The Taxi Bomber – who is at risk?


It has been widely reported that Emad al –Swealmeen (32-year-old), who died in an attempted terrorist attack outside Liverpool’s Women’s hospital on Remembrance Sunday (14th November) at about 11.00, was a convert to Christianity. While the investigation into this explosion in a taxi, where the driver escaped, virtually unhurt, is continuing and no doubt further revelations will emerge, it raises a number of important issues, especially for all involved in working with asylum seekers and refugees. 

Talking with Muslim friends, their immediate concern was over the difference in reporting the incident, compared with other incidents where Muslims were involved, which were described as Islamic terrorism. In this case it was never described as ‘Christian’ terrorism, but rather the emphasis was given to his mental health, which I shall discuss a little later. Their frustration was that the media gives an impression that the problem is Islam, even if the perpetrator has serious mental health issues. So all Muslims are tarred with the same brush. In this incident, although Emad al-Swealmeen’s religion is noted, the religion was not blamed for the attack.

Other issues seem to emerge:

He was baptised in 2015 and confirmed in the Church of England in 2017 at Liverpool Cathedral. He spent some time living with Christians in Liverpool who took him into their home and shared their lives with him. Questions are being asked concerning the genuineness of his ‘conversion’, and whether the Christians involved with him, including senior clergy in Liverpool diocese, were naive in accepting his profession of faith. For many of us involved in ministry in the urban context, working with asylum seekers is a common practice. We are told that some solicitors even recommend that asylum seekers go to churches to strengthen their claim. In my experience church leaders have developed significant skills in discerning the genuineness of the application for baptism or of ‘conversions’, and while there is still room for error, it seems to me that this was probably a genuine profession of faith.  Perhaps the issue to be considered is how contact was lost with him, in subsequent years, and what happened to his mental state in those years.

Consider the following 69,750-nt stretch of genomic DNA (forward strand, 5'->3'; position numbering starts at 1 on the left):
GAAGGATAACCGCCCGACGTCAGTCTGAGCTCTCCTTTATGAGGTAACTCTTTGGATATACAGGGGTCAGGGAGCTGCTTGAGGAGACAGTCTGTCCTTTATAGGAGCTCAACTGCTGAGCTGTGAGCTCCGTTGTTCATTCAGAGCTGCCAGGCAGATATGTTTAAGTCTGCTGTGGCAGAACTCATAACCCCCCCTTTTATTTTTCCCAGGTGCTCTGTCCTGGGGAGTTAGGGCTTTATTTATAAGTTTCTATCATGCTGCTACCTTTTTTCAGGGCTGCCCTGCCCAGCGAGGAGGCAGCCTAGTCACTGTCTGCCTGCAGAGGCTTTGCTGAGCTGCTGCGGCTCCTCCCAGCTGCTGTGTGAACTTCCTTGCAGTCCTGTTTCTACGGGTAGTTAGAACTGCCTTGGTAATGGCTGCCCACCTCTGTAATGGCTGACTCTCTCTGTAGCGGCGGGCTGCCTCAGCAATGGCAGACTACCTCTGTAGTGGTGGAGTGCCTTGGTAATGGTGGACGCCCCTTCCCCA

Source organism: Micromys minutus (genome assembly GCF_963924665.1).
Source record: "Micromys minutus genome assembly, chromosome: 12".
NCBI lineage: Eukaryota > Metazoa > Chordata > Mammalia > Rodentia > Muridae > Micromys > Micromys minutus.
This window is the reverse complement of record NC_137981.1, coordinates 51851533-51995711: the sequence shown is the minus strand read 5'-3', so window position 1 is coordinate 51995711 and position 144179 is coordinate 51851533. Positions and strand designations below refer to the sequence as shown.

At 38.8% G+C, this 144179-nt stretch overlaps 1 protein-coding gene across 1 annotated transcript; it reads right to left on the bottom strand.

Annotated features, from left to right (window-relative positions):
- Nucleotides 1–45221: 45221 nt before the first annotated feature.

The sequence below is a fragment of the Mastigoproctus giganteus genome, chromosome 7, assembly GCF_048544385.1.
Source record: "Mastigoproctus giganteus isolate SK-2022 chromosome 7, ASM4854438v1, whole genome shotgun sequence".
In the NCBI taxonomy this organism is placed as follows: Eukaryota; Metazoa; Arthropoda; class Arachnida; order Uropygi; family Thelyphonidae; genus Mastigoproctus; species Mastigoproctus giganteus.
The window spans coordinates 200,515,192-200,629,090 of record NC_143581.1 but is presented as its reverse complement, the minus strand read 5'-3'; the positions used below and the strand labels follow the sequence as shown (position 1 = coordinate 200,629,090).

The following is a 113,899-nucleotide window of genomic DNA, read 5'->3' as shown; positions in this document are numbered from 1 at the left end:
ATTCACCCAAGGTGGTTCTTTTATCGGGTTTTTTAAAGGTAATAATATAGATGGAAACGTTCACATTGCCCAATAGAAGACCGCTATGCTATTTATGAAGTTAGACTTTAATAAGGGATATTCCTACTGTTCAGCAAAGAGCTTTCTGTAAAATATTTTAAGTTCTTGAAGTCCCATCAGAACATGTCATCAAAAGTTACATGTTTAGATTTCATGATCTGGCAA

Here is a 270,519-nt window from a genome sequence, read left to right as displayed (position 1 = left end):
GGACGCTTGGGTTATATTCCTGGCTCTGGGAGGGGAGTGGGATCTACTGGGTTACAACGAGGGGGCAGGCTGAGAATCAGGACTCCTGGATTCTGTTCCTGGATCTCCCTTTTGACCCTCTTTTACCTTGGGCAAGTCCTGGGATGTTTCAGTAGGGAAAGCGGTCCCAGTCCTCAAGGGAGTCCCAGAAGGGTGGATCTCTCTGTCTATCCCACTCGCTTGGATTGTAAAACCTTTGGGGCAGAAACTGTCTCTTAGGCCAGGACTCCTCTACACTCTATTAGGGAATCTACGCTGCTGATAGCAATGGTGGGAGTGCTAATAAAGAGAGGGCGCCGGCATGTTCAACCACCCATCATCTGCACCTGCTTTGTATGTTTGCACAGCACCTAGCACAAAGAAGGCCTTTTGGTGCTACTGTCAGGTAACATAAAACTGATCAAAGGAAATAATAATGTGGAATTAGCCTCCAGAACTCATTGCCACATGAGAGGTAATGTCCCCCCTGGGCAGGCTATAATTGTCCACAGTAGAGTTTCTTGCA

The second issue, and one that concerns all asylum seekers in this country, is the system that allows many to live with complete uncertainty and insecurity for years and years, and the inevitable psychiatric problems which will develop. I know of one man now in his late 30’s who has spent 12 years waiting for a decision on his application for refugee status. During this time, he has been unable to work legally, or pursue his education or to develop any sense of belonging. A church in Manchester has faithfully supported him, but for many asylum seekers it is no wonder that their mental health suffers. The Boaz Trust, in Manchester, supports asylum seekers with housing and provides trained staff to monitor and assist clients (destitute asylum seekers) as they navigate issues of destitution, rejection and severe insecurity.  In the blame culture prevalent in the UK, it is inevitable that questions will be asked of Christians supporting asylum seekers. However, the UK government should ask itself questions as to whether its policies are putting very vulnerable people into intolerable positions where their mental health is at serious risk.

As the investigation into this bomb in Liverpool continues, further understanding will emerge and hopefully lessons will be learnt. However, it is important that Christians continue to love and care for our neighbours and especially for the weakest and most vulnerable. For Jesus said, ’whatever you did for one of the least of these, you did for me’ (Matthew 25:40).

Phil Rawlings   24th November 2021

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